Book Reviews: 17 October

The Lady reviews of the latest books available to buy or download now


Books-Oct17-The-mad-boy-176THE MAD BOY, LORD BERNERS, MY GRANDMOTHER AND ME by So a Zinovieff (Jonathan Cape, £25; offer price, £21)
This is the implausible story of Faringdon House in Oxfordshire: an aesthete’s paradise for 80 years, the various geniuses who were drawn to it, its tyrannical cook and housekeeper, and its unlikely line of inheritance.

The house was the inspiration for Merlinford in Nancy Mitford’s The Pursuit Of Love, and Lord Berners, its owner, the real-life counterpart of Lord Merlin, who hand-dyed his doves and teased his neighbours. Berners’s boyfriend of decades was Robert Heber- Percy, Zinovieff ’s grandfather. A happily married mother of three, living a simple bookish life in Greece, Zinovieff disapproves of money, big houses and elitism. Yet back home in England, her gay grandfather has taken a liking to her and makes her his heir. How will she handle this startling inheritance? And will it be a bonus or a burden?

I enjoyed every word, but then I’m interested in multi-generational sagas set in English country houses and peopled by characters of exquisite taste and wit: composers, writers, painters and complicated fathers and grandfathers. Especially when said saga is true.
Mary Killen

Books-Oct17-Numericon-176NUMERICON: A Journey Through The Hidden Lives Of Numbers by Rachel Thomas and Marianne Freiberger (Quercus, £12.99; off er price, £11.69)
One of the first attempts to popularise mathematics was an 18th-century rewrite of Isaac Newton’s Principia as a romance, to appeal to the ladies. It was not a success.

Fast-forward to today, and two very mathematical ladies do much better with their engaging survey of 20,000 years of maths, using history, literature and some dreadful puns.

The problems, symbols and people who have infl uenced mathematics are all described in a clear, engaging style. Along with the usual suspects (the child prodigy Gauss, Fermat and his last theorem), there are less well-known but equally talented characters, such as the Indian number theorist Ramanujan.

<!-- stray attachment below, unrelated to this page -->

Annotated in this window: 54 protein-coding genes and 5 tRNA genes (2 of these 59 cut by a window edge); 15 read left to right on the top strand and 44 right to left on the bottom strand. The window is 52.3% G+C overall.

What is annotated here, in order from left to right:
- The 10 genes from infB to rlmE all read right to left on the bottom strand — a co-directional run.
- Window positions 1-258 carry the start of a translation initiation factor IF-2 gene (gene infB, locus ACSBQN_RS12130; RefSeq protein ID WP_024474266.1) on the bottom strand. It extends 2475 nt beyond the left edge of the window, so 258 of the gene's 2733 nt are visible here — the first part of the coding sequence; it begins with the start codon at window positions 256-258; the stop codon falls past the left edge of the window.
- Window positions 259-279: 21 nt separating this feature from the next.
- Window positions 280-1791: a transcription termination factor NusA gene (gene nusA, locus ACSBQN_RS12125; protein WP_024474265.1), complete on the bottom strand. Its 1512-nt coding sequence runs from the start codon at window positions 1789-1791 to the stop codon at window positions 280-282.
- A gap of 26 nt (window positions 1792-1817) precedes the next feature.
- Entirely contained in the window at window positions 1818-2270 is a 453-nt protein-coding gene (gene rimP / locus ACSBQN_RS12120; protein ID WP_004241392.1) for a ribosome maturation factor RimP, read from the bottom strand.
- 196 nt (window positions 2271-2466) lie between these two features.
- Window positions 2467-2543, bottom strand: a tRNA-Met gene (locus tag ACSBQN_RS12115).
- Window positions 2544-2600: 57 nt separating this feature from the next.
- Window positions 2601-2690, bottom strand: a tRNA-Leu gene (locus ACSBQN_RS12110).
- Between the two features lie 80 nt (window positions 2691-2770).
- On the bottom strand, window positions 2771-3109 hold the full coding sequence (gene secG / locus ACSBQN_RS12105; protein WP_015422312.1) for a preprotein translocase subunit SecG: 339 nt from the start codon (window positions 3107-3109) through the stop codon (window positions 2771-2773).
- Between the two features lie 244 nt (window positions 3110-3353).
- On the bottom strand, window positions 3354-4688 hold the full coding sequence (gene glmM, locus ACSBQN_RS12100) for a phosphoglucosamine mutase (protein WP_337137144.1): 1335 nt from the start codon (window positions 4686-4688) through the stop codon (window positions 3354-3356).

Freiberger and Thomas have the gift of describing abstract concepts in an interesting style that does not patronise the reader. They wear their considerable learning lightly, but those with mathematical knowledge will notice there’s no reduction in rigour, with a few in-jokes along the way.

This is an excellent book, filled with learning, enthusiasm and humour.
Stephen Coulson


Books-Oct17-Colm-MAIN-176A widow’s will to live
NORA WEBSTER by Colm Tóibín (Viking, £18.99; offer price, £15.99)
In plain and unsentimental prose, Colm Tóibín has created a character who, in her recently widowed state, must  nd her way through life for herself and her children. The narrative is as solitary as the rural Wexford village in which it is set, but stirrings of religious con ict threaten to disturb everyday life.

With her daughters going to college and moving to London, Nora wonders if she too can have a life outside of the home. A new independence awaits her, though she is conscious of her place as a woman of a certain age in 1960s Ireland.

The loneliness of Nora’s situation is reminiscent of Penelope Mortimer’s The Pumpkin Eater, and in her self-absorbing sorrow she overlooks the suˆffering of her two young sons. Deftly depicting the self-con ned world of Nora and her boys, Tóibín provokes sympathy from the reader, but also unexpected feelings of frustration as Nora dwells on the death of a husband who cushioned her against the realities of life. It is a learning process for her, and as the plot develops, she progresses from a woman dependent on her husband to realising she can strike out on her own.

As haunting as Hedda Gabler, Tóibín’s latest oˆ ering is a triumphant addition to his canon. The relatable voice of Nora Webster will remain with the reader long after the story has ended.
Lyndsy Spence


HOUSE & GARDEN: FIFTIES HOUSE by Catriona Gray (Conran, £30; offer price, £27)
With furniture and fabric from the 1950s being so fashionable today, it’s interesting to see how midcentury interiors were originally put together. A compilation of House & Garden articles and photographs from the period, this book is more a social document than a style bible: the full, original 1950s look, with primary colours and man-made materials, is too harsh for contemporary tastes.